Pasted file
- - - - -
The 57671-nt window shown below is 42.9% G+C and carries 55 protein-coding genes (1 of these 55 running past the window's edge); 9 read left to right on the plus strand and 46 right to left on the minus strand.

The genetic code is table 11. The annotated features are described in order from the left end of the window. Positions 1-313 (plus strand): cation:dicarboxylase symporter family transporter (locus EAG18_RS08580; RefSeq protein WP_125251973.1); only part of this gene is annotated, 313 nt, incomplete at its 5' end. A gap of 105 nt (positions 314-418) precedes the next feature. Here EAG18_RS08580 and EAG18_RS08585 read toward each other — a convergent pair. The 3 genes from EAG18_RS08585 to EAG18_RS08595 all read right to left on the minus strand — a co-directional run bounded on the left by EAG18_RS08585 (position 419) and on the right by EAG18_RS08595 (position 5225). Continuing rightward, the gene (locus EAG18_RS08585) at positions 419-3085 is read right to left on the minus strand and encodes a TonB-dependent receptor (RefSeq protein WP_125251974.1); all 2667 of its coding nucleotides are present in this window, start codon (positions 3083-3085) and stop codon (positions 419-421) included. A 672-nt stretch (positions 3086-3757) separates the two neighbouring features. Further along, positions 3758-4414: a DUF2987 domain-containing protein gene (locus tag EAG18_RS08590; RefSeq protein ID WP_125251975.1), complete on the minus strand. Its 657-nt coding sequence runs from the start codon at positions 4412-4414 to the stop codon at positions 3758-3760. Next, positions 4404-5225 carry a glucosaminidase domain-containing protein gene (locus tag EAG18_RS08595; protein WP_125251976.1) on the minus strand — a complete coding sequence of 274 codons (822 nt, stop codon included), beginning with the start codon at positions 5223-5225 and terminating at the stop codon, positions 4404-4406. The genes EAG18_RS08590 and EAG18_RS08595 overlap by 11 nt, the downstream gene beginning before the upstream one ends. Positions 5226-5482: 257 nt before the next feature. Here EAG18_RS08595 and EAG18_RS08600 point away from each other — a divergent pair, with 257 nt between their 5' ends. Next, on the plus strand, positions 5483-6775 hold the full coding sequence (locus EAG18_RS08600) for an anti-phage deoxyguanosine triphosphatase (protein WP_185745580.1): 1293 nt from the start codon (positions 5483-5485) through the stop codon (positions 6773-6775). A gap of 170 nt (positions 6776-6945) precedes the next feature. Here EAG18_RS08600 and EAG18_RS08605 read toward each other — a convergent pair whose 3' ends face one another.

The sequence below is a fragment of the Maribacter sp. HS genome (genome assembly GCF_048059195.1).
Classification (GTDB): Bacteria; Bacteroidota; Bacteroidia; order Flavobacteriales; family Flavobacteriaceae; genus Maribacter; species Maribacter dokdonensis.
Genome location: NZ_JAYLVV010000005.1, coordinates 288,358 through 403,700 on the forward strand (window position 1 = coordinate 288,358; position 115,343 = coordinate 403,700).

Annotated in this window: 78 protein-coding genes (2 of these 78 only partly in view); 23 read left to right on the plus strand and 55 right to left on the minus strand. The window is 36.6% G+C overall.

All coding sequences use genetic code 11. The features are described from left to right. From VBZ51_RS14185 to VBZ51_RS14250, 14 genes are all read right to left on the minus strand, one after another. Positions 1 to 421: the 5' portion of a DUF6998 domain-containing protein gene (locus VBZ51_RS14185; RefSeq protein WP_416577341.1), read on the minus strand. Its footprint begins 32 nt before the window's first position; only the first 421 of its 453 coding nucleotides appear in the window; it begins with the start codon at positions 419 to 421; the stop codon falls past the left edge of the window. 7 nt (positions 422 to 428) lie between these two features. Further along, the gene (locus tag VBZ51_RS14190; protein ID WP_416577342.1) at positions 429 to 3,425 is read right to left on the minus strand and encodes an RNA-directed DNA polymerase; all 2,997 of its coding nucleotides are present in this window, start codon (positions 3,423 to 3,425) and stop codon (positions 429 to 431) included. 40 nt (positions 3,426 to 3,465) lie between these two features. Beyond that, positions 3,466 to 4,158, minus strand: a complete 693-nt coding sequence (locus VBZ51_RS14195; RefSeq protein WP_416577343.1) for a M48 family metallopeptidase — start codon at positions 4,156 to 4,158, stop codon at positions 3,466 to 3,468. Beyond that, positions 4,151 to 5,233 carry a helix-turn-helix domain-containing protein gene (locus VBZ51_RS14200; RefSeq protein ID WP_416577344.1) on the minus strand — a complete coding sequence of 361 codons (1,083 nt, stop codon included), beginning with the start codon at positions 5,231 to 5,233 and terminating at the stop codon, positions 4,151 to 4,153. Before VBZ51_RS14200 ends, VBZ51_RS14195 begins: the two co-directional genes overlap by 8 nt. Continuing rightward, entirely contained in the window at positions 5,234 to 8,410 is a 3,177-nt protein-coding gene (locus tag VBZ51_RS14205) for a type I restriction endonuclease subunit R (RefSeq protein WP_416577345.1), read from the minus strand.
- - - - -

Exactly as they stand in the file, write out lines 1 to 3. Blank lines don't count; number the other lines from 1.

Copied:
The 57671-nt window shown below is 42.9% G+C and carries 55 protein-coding genes (1 of these 55 running past the window's edge); 9 read left to right on the plus strand and 46 right to left on the minus strand.

The genetic code is table 11. The annotated features are described in order from the left end of the window. Positions 1-313 (plus strand): cation:dicarboxylase symporter family transporter (locus EAG18_RS08580; RefSeq protein WP_125251973.1); only part of this gene is annotated, 313 nt, incomplete at its 5' end. A gap of 105 nt (positions 314-418) precedes the next feature. Here EAG18_RS08580 and EAG18_RS08585 read toward each other — a convergent pair. The 3 genes from EAG18_RS08585 to EAG18_RS08595 all read right to left on the minus strand — a co-directional run bounded on the left by EAG18_RS08585 (position 419) and on the right by EAG18_RS08595 (position 5225). Continuing rightward, the gene (locus EAG18_RS08585) at positions 419-3085 is read right to left on the minus strand and encodes a TonB-dependent receptor (RefSeq protein WP_125251974.1); all 2667 of its coding nucleotides are present in this window, start codon (positions 3083-3085) and stop codon (positions 419-421) included. A 672-nt stretch (positions 3086-3757) separates the two neighbouring features. Further along, positions 3758-4414: a DUF2987 domain-containing protein gene (locus tag EAG18_RS08590; RefSeq protein ID WP_125251975.1), complete on the minus strand. Its 657-nt coding sequence runs from the start codon at positions 4412-4414 to the stop codon at positions 3758-3760. Next, positions 4404-5225 carry a glucosaminidase domain-containing protein gene (locus tag EAG18_RS08595; protein WP_125251976.1) on the minus strand — a complete coding sequence of 274 codons (822 nt, stop codon included), beginning with the start codon at positions 5223-5225 and terminating at the stop codon, positions 4404-4406. The genes EAG18_RS08590 and EAG18_RS08595 overlap by 11 nt, the downstream gene beginning before the upstream one ends. Positions 5226-5482: 257 nt before the next feature. Here EAG18_RS08595 and EAG18_RS08600 point away from each other — a divergent pair, with 257 nt between their 5' ends. Next, on the plus strand, positions 5483-6775 hold the full coding sequence (locus EAG18_RS08600) for an anti-phage deoxyguanosine triphosphatase (protein WP_185745580.1): 1293 nt from the start codon (positions 5483-5485) through the stop codon (positions 6773-6775). A gap of 170 nt (positions 6776-6945) precedes the next feature. Here EAG18_RS08600 and EAG18_RS08605 read toward each other — a convergent pair whose 3' ends face one another.

The sequence below is a fragment of the Maribacter sp. HS genome (genome assembly GCF_048059195.1).